Background Physical and psychological impairments impacting quality of life (QOL) are common following ACL reconstruction. Rehabilitation alone is an effective alternative to reconstruction for some patients, warranting the investigation of QOL in ACL-deficient individuals.
Purpose To report and compare QOL in ACL-deficient individuals with population norms and ACL-reconstructed groups, and investigate relationships between participant characteristics and QOL.
Study design Systematic review and meta-analysis.
Methods We systematically identified and methodologically appraised all studies reporting QOL in ACL-deficient individuals ≥5 years following ACL rupture. Knee-related and health-related QOL scores in ACL-deficient cohorts were compared to ACL-reconstructed groups using a random-effects meta-analysis. Descriptive comparisons were made with population norms.
Results Eleven studies reported QOL in 473 ACL-deficient individuals, a mean of 10 (range 5–23) years following ACL rupture. Eight studies reported knee-related QOL using the Knee injury and Osteoarthritis Outcome Score QOL subscale (KOOS-QOL); scores (mean±SD) ranging from 54±17 to 77±22 were impaired compared to population norms. Health-related QOL, measured with the SF-36 domain scores in five studies, was similar to population norms, but impaired compared to physically active populations. Meta-analysis revealed no significant differences in KOOS-QOL (mean difference (95% CI) 2.9 (−3.3 to 9.1)) and SF-36 scores (for all SF-36 domains except Vitality) between ACL-deficient and ACL-reconstructed groups.
Conclusions This systematic review found impaired knee-related QOL in ACL-deficient individuals ≥5 years after ACL rupture, compared to population norms. Meta-analysis revealed similar knee-related QOL in ACL-deficient and ACL-reconstructed groups, and no difference in health-related QOL scores for seven of the eight SF-36 domains.
- Sports medicine
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Over 127 000 ACL reconstructive surgeries are performed annually in the USA,1 most commonly in active adolescents and young adults. Rationales for performing an ACL reconstruction include facilitating a return to competitive sport2 ,3 and minimising the risk of post-traumatic knee osteoarthritis (OA).4 However, many ACL reconstructed individuals cease sports participation,5 develop accelerated knee osteoarthritis (OA),6 or experience ongoing fear of re-injury7 and poor knee-related quality of life (QOL).8 This highlights the need to explore longer term outcomes following non-operative management of ACL rupture. Rehabilitation alone may be a successful alternative to ACL reconstruction for many individuals.9 ,10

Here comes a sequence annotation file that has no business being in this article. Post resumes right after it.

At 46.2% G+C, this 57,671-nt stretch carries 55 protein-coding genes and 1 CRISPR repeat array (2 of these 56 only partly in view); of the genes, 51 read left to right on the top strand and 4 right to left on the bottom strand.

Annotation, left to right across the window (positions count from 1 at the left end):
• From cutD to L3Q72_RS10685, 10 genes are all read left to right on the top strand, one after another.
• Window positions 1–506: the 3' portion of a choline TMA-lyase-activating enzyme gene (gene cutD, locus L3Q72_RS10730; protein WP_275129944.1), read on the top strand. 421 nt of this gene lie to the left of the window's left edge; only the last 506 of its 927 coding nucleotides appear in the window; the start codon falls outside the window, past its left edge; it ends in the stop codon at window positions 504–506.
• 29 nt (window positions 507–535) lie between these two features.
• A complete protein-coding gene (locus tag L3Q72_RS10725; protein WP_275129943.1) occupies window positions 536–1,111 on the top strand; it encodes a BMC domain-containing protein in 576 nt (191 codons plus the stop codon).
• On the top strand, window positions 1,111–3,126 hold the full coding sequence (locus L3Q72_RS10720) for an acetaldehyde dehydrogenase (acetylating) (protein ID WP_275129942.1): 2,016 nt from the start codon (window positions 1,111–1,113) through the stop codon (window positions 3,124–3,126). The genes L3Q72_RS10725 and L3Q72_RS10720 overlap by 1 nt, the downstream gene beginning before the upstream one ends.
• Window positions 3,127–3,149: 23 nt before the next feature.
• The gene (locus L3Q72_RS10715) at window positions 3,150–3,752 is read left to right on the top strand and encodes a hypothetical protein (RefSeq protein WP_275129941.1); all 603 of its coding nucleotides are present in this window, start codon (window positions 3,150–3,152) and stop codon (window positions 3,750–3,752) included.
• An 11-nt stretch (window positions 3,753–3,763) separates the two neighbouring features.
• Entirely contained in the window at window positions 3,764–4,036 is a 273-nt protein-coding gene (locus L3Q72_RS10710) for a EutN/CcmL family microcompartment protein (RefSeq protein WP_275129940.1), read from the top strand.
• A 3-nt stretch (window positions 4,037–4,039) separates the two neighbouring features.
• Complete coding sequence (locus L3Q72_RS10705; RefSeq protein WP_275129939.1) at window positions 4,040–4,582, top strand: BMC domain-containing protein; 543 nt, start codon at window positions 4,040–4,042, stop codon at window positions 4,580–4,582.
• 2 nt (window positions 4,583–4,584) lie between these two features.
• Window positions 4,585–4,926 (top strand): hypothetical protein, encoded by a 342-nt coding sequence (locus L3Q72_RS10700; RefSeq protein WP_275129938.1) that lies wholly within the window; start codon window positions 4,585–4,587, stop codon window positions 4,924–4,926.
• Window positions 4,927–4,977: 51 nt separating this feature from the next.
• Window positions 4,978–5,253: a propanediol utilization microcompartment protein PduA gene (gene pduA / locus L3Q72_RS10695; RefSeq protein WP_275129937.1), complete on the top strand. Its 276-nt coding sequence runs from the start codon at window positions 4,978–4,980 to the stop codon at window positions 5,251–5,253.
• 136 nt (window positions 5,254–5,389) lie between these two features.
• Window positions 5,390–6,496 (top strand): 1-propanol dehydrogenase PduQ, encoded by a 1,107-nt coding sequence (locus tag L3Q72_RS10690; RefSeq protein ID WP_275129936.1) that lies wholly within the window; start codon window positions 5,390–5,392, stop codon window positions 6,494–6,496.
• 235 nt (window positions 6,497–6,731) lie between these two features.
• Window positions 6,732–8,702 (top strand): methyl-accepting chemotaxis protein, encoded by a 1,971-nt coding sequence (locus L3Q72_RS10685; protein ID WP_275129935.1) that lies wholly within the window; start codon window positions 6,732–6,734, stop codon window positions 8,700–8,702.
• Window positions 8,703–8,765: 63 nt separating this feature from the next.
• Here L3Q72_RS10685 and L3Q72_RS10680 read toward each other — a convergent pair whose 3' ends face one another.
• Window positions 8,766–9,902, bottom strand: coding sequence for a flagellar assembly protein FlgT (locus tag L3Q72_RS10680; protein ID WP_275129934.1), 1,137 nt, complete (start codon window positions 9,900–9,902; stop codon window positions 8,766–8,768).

A recent meta-analysis found that the rate of return to non-elite competitive sport following ACL reconstruction was surprisingly low (42%).5 Emerging evidence suggests that this rate is no higher than that achieved by individuals managed with rehabilitation alone.10–12 Several systematic reviews have also revealed either no significant difference in radiographic OA rates between groups of ACL reconstructed and non-operatively managed individuals,13 or a slightly higher prevalence of OA following ACL reconstruction.12 ,14 ,15 The low return to sport rates and presence of OA following ACL reconstruction may contribute to the impaired knee-related QOL we identified in this population (compared to general population norms) 5–20 years after ACL rupture.8 However, little is known about the long-term QOL of individuals following non-operative management of an ACL rupture, and how this compares with the QOL of individuals who undergo ACL reconstruction.
This systematic review is the first to investigate QOL in ACL-deficient individuals, enabling QOL comparisons between management approaches. Undergoing knee surgery may expose an individual to additional physical and psychological trauma, which could facilitate fear avoidance behaviours,16 impact future participation in desired activities5 and impair QOL. On the other hand, individuals who choose not to undergo surgery for ACL rupture may be more likely to experience limitations due to increased passive knee laxity.11 ,12 Considering the increasing frequency of ACL reconstruction procedures,17 ,18 reported knee-related QOL impairments 5–20 years after surgery,8 and the ongoing debate regarding the optimal management of an ACL-ruptured knee, investigation into long-term QOL in ACL-deficient individuals is warranted.
Specific factors (revision surgery, concomitant meniscus surgery, subsequent injury, and severe OA) have been associated with poor longer term QOL in individuals who choose to undergo ACL reconstruction.8 However, it is not known whether such factors are associated with QOL outcomes in individuals who remain ACL deficient. Exploring potential predictors of low QOL in ACL-deficient people may assist clinical decision-making by helping to identify patient subgroups most likely to benefit from non-operative management. This will also facilitate the development of evidence-based treatment guidelines and recommendations.